Which agency is in charge of regulating how those companies ensure passenger safety has been an open question.

The FAA’s Office of Commercial Space Transportation regulates and facilitates commercial space launches and reentries like those of the successful SpaceX test mission last month, which was part of NASA’s commercial cargo program.  No people were aboard that flight.

The FAA’s responsibility is to protect public safety.  For space missions, historically that has meant the safety of “third parties” — people living near launch or reentry sites who could be hurt because of a launch or reentry accident.   The FAA is responsible whether the launch is putting a satellite in orbit, taking cargo to the ISS, or launching a space tourist.  The open question has been who ensures the safety of passengers aboard commercial space vehicles as opposed to the uninvolved public on the ground.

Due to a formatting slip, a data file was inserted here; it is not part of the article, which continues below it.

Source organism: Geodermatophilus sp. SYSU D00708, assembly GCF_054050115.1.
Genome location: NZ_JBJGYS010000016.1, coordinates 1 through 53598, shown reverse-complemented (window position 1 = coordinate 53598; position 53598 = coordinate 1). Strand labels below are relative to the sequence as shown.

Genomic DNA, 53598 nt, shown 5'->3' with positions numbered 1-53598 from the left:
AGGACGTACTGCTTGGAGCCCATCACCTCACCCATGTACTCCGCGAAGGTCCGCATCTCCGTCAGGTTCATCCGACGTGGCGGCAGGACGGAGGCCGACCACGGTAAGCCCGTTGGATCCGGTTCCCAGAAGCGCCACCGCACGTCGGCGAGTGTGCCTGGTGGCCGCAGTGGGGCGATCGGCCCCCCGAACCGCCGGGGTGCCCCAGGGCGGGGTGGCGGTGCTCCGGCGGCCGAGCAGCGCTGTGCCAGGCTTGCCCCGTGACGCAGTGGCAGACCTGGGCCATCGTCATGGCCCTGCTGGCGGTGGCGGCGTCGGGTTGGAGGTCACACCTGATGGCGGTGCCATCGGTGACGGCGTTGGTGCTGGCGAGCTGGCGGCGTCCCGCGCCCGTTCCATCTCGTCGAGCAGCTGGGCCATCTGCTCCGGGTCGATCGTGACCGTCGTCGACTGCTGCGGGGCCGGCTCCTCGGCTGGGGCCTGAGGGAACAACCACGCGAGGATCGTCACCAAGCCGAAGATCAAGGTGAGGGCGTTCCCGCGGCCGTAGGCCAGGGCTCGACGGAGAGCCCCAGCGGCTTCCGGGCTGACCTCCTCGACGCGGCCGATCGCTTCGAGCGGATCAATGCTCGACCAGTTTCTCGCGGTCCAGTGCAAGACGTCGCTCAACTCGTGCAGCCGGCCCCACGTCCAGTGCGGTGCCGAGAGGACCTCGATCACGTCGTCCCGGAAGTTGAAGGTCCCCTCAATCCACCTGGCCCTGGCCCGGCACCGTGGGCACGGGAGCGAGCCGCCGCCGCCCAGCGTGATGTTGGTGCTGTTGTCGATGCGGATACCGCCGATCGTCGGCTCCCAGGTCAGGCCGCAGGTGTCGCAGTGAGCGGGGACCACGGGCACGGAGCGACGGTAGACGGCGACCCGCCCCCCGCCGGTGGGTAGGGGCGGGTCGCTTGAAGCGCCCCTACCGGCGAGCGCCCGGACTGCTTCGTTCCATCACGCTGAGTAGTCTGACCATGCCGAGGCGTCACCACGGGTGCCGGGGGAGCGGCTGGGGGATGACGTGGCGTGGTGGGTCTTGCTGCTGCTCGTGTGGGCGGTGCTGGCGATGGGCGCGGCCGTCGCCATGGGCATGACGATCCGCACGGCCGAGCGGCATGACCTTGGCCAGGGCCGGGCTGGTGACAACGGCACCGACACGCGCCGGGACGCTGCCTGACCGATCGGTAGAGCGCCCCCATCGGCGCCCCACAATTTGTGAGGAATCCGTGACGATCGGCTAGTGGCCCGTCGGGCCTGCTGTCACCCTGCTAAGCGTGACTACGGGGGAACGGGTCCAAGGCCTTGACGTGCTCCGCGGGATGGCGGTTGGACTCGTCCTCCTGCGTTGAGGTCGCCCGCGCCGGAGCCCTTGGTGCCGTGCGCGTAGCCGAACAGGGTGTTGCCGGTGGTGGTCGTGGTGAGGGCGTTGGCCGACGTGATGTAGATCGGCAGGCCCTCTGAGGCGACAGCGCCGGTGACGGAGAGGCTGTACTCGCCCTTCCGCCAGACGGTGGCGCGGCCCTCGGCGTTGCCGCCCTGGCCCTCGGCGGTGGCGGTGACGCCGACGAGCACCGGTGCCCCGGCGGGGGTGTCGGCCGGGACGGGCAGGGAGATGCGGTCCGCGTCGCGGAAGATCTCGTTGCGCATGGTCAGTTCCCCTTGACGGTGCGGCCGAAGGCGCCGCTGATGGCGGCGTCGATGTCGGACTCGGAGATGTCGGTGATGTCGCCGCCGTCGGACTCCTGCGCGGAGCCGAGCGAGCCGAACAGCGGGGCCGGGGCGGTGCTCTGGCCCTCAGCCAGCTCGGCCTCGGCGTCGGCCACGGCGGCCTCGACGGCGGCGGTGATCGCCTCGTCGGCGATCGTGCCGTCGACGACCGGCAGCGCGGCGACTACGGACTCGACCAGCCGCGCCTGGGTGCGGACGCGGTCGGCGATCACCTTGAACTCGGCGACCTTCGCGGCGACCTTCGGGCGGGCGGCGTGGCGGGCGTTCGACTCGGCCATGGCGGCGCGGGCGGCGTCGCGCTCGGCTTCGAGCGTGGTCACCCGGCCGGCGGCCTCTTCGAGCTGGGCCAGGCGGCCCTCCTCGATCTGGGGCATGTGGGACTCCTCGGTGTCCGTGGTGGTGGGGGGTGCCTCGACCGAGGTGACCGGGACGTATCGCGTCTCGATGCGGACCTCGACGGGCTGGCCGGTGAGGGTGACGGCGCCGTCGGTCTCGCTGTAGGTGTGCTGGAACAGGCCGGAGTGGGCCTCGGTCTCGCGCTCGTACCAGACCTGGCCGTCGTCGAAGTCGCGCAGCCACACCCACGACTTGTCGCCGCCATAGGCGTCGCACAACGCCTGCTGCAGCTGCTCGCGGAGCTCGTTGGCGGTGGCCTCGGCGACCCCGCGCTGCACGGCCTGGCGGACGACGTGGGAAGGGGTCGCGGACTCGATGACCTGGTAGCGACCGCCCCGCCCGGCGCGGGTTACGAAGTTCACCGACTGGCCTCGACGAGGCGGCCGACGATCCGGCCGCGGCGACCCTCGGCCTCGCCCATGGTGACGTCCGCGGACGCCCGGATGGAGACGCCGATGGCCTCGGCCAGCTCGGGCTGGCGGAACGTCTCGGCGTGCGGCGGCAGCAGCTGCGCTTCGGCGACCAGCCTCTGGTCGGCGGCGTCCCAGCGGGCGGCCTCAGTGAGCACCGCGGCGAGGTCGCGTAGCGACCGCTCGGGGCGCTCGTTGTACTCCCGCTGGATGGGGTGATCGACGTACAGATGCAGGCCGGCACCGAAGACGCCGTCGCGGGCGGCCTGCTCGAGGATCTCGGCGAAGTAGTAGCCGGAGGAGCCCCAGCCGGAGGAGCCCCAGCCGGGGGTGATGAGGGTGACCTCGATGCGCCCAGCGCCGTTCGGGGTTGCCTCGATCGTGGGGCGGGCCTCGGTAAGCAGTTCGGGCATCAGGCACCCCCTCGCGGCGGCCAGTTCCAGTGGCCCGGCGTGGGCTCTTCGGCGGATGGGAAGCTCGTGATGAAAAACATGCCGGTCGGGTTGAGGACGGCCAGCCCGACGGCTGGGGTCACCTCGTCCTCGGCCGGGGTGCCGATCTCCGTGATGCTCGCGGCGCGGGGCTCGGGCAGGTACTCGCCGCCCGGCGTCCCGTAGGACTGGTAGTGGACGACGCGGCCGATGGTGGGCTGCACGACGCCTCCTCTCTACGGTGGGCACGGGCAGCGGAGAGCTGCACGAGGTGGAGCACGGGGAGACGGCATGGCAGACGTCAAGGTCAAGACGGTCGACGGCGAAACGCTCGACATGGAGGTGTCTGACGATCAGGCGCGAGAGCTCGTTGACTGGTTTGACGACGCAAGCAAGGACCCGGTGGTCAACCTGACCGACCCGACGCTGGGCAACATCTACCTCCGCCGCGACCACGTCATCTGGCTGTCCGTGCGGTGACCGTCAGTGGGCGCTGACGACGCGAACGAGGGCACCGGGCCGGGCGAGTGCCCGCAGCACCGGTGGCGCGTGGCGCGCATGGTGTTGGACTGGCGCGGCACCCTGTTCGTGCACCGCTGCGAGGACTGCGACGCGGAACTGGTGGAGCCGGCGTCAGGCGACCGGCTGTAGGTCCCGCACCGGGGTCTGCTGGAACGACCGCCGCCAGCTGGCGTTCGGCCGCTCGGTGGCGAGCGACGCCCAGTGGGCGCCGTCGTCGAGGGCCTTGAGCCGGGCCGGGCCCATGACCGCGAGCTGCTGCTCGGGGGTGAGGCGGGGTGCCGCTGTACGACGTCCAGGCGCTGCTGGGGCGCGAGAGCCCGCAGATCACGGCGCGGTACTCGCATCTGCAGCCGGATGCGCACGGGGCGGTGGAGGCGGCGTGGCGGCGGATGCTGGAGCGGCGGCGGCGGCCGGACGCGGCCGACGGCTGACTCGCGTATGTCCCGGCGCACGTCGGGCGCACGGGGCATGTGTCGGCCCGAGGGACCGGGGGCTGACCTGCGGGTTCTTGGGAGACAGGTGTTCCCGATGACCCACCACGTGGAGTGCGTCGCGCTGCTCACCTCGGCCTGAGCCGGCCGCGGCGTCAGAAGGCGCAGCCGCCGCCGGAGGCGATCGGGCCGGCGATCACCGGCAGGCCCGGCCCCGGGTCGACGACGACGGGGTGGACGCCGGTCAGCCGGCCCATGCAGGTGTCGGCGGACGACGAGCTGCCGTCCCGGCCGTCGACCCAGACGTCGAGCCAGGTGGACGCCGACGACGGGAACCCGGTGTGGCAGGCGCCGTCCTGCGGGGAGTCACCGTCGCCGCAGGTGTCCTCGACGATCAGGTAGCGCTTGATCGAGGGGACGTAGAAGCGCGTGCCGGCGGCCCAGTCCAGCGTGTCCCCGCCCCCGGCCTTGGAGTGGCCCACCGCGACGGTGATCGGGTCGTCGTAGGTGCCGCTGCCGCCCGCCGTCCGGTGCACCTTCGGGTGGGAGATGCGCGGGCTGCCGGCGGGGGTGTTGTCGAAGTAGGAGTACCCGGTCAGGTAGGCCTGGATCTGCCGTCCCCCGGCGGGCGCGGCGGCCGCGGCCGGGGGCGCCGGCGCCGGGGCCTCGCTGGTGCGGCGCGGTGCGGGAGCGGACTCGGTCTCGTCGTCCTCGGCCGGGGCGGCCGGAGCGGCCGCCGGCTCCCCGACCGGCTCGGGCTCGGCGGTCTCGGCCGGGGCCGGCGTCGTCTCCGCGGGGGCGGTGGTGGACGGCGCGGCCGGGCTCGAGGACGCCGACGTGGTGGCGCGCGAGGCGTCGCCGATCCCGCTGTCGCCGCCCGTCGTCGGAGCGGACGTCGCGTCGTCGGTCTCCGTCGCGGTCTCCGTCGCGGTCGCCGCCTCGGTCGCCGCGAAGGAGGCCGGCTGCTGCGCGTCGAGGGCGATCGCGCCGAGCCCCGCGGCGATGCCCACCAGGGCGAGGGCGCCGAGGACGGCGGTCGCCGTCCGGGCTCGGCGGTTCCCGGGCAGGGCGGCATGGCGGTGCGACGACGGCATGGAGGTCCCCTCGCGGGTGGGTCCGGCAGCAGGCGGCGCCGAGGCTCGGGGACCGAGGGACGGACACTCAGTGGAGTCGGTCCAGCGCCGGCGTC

Congress passed a law in 2004 that assigns the safety of commercial space passengers to the FAA.  It directs the FAA to have a light regulatory hand initially as the business develops.  Basically the companies are required to tell prospective passengers about the risks and the passengers sign a waiver acknowledging they were told.  Originally the FAA was precluded from imposing stricter regulations for eight years, but in February Congress extended it to 2015.    The idea is that burdensome regulations might stifle the nascent commercial human spaceflight industry and the government should wait to see how the business develops to better assess its risks before imposing stronger safety requirements.